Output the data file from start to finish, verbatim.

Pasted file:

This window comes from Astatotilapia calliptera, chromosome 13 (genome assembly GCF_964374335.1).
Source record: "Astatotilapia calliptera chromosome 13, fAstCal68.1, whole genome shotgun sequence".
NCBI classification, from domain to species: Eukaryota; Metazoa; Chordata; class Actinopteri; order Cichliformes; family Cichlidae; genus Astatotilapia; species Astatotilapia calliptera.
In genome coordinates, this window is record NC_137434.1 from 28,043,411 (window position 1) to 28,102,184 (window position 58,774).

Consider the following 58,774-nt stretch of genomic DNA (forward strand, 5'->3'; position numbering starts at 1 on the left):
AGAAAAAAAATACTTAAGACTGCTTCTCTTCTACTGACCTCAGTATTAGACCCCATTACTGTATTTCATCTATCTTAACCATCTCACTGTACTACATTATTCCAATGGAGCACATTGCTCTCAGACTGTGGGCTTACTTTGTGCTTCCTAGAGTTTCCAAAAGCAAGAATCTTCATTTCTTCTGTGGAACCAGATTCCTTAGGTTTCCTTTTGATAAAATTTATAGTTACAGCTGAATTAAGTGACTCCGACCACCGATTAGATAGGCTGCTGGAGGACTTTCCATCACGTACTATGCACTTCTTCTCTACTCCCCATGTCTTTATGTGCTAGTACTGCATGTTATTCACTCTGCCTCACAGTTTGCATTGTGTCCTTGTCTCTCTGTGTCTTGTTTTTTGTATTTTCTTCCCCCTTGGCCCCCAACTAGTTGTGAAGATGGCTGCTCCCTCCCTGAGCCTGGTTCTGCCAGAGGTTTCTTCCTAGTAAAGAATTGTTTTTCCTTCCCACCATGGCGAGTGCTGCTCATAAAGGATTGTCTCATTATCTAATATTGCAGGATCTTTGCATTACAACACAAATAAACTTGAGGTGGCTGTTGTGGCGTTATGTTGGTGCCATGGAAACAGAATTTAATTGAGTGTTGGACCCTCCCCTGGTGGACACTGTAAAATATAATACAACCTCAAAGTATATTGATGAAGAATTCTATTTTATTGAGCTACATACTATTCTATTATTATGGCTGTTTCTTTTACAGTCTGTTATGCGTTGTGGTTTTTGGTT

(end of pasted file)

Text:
This window comes from Astatotilapia calliptera, chromosome 13 (genome assembly GCF_964374335.1).
Source record: "Astatotilapia calliptera chromosome 13, fAstCal68.1, whole genome shotgun sequence".
NCBI classification, from domain to species: Eukaryota; Metazoa; Chordata; class Actinopteri; order Cichliformes; family Cichlidae; genus Astatotilapia; species Astatotilapia calliptera.
In genome coordinates, this window is record NC_137434.1 from 28,043,411 (window position 1) to 28,102,184 (window position 58,774).

Consider the following 58,774-nt stretch of genomic DNA (forward strand, 5'->3'; position numbering starts at 1 on the left):
AGAAAAAAAATACTTAAGACTGCTTCTCTTCTACTGACCTCAGTATTAGACCCCATTACTGTATTTCATCTATCTTAACCATCTCACTGTACTACATTATTCCAATGGAGCACATTGCTCTCAGACTGTGGGCTTACTTTGTGCTTCCTAGAGTTTCCAAAAGCAAGAATCTTCATTTCTTCTGTGGAACCAGATTCCTTAGGTTTCCTTTTGATAAAATTTATAGTTACAGCTGAATTAAGTGACTCCGACCACCGATTAGATAGGCTGCTGGAGGACTTTCCATCACGTACTATGCACTTCTTCTCTACTCCCCATGTCTTTATGTGCTAGTACTGCATGTTATTCACTCTGCCTCACAGTTTGCATTGTGTCCTTGTCTCTCTGTGTCTTGTTTTTTGTATTTTCTTCCCCCTTGGCCCCCAACTAGTTGTGAAGATGGCTGCTCCCTCCCTGAGCCTGGTTCTGCCAGAGGTTTCTTCCTAGTAAAGAATTGTTTTTCCTTCCCACCATGGCGAGTGCTGCTCATAAAGGATTGTCTCATTATCTAATATTGCAGGATCTTTGCATTACAACACAAATAAACTTGAGGTGGCTGTTGTGGCGTTATGTTGGTGCCATGGAAACAGAATTTAATTGAGTGTTGGACCCTCCCCTGGTGGACACTGTAAAATATAATACAACCTCAAAGTATATTGATGAAGAATTCTATTTTATTGAGCTACATACTATTCTATTATTATGGCTGTTTCTTTTACAGTCTGTTATGCGTTGTGGTTTTTGGTT